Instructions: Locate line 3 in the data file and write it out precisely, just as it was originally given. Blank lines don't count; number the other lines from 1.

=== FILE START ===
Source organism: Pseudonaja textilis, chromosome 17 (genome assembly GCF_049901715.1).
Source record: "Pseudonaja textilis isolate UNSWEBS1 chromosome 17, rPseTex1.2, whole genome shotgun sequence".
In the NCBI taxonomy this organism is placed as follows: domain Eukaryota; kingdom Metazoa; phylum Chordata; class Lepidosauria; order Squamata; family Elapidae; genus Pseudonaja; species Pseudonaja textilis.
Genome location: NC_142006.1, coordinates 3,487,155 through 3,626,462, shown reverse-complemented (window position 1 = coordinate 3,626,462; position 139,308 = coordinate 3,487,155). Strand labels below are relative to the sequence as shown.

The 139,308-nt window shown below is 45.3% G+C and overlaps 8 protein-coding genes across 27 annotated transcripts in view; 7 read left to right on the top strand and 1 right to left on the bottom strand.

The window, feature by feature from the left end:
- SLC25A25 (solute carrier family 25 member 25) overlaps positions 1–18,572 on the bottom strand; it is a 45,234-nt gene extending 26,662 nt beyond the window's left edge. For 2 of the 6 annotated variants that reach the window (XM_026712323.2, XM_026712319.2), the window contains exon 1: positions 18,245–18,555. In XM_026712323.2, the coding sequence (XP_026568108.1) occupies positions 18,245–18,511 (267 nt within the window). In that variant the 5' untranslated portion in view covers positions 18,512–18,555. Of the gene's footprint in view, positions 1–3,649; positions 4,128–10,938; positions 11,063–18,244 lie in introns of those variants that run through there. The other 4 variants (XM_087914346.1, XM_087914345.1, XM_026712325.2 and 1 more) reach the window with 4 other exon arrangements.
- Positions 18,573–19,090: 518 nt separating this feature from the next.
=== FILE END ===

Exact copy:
In the NCBI taxonomy this organism is placed as follows: domain Eukaryota; kingdom Metazoa; phylum Chordata; class Lepidosauria; order Squamata; family Elapidae; genus Pseudonaja; species Pseudonaja textilis.